Question: What are the provisions of employee health and life insurance policies, including disability and survivorship provisions?
Response: There is no provision in any of the University's current employee insurance policies specifically regarding AIDS; it is treated as any other chronic illness.

Life insurance benefits would be paid to the named beneficiary and disability insurance would be paid if eligible. It should be noted that the life insurance program provides that an employee may name any individual as beneficiary.

Question: Are medical and employment records confidential?
Response: Medical records are confidential and may be released only with the patient's consent. Medical information provided by an employee may be placed in the employee's personnel records, for example, for purposes of determining disability benefits. Personnel who handle records are instructed on the confidentiality issue. It is a violation of University policy for employees to improperly release information from personnel files. The University will not give out confidential medical or other information about students or employees except where required by law or when authorized to do so by a student or employee.

Question: How will the University handle complaints of discrimination against staff members with AIDS?
Response: Informal grievance procedures listed in Appendix C of the Affirmative Action Plan address the process to be followed in the event of discrimination against faculty, academic staff and classified staff.


General Principles Regarding Safe Handling of Blood and Body Fluids: Because many infected persons are unaware of this status, personnel should not rely on students or employees with AIDS to identify themselves. The following safety must be observed in all cases.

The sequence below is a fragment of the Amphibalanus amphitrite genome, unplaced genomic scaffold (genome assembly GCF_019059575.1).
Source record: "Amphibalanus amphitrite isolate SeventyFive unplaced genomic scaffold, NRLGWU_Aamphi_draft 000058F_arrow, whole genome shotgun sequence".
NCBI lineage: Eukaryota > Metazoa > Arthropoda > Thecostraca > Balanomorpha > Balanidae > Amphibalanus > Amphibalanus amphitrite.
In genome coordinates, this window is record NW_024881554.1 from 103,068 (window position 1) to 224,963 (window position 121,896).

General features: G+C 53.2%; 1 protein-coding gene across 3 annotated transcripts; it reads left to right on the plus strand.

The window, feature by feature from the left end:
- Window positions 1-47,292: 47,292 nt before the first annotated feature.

1. Personnel that are authorized and trained per the written Bloodborne Pathogens Program should be the only individuals who use, work with or perform other activities with human blood of other potentially infectious materials.

  2. If persons have accidents involving bleeding, follow the procedures referenced in Appendix C of the Bloodborne Pathogens Program. Contact the Environmental Health and Safety Office for information related to the UW-L Bloodborne Pathogens Program.

  3. Health Center personnel and those using needles in laboratories should use disposable, one-use needles whenever the skin or mucous membranes of patients will be punctured. Needles must be disposed per procedures in the written Bloodborne Pathogens Program.

  4. Laboratory courses, that require the use of human blood, shall use disposable equipment. No lancets or other blood-letting devices should be reused or shared.

  5. For additional information related to HIV/AIDS, contact the La Crosse County Health Department (785-9872), Wisconsin AidsLine (1-800-334-2437), the UW-L Health Center (785-8558), or the UW-L Environmental Health and Safety Office (785-6800).